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Can anybody please tell me a good source investigating the relation between Algebraic/Axiomatic Quantum Field Theory (AQFT) and Topological Quantum Field Theory (TQFT)? Or is there none?

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There are a few papers in which topological field theories are constructed in terms of nets of algebras. The idea generally is that a net of algebras gives you a model for the higher category associated to a point by an extended TQFT. (Physicists would say that a 2d conformal net describes a 2d CFT which is related to a 3d TQFT.)

The first one that comes to mind is Bartels, Douglas, & Henriques. I'd bet that you'll find others if you dig around in @ursschreiber's nLab.

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    $\begingroup$ Thank you for the reply. It seems there is more relation than initially thought. $\endgroup$ – Hamurabi Mar 13 '13 at 14:04
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    $\begingroup$ @Hamurabi Yes, what Lubos missed is that global phenomena can arise from the way local nets fit together. In topological field theories, this process is sometimes simple enough that mathematicians can describe it explicitly. $\endgroup$ – user1504 Mar 13 '13 at 15:27
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Most of the AQFT toolkit is about algebras of local operators. There aren't any physical local operators in topological QFTs whose interesting observables are global - topological - so AQFT, TQFT have almost nothing to do with each other. TQFT are QFTs that may be made pretty rigorous which is why e.g. Witten could get a Fields medal for such things but AQFT wanted to describe ordinary local QFTs with local physical excitations and TQFT is far from enough for that.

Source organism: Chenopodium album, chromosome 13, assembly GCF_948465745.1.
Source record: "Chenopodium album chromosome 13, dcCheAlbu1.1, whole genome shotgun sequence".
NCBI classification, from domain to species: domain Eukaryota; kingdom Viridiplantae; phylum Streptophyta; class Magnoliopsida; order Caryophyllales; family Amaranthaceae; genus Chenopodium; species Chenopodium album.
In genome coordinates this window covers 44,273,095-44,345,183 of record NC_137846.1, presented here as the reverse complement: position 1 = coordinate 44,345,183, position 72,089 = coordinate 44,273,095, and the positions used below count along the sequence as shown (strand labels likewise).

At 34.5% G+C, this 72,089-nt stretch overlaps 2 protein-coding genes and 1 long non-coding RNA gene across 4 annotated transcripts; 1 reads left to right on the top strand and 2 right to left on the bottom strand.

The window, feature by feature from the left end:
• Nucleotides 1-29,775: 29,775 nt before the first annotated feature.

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  • $\begingroup$ Thank you Lubos. I am a little puzzled by the terms modular functor and modular group in Tomita-Takesaki Modular Theory. They are not related either? $\endgroup$ – Hamurabi Mar 13 '13 at 10:58
  • $\begingroup$ The modular group is an extremely general and omnipresent construction that appears well outside TQFT, AQFT, too. It's the "functor" that makes things heavily abstract and mathematical. $\endgroup$ – Luboš Motl Mar 13 '13 at 16:01
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    $\begingroup$ The modular group in Tomita-Takesaki theory is a copy of $\mathbb{R}$. It gets its name from the "modular operator", which is related to the modulus of the operator sending an operator to its adjoint. It shares only a name with the modular group in string theory/geometry/number theory, which is a subgroup of $PSL(2,\mathbb{Z})$; they are not related concepts. $\endgroup$ – user1504 Mar 13 '13 at 18:05
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    $\begingroup$ The modular in modular functor, on the other hand, actually is related to the $PSL(2,\mathbb{Z})$ modular group. Obviously, mathematicians use "modular" to mean too many different things. $\endgroup$ – user1504 Mar 13 '13 at 18:22

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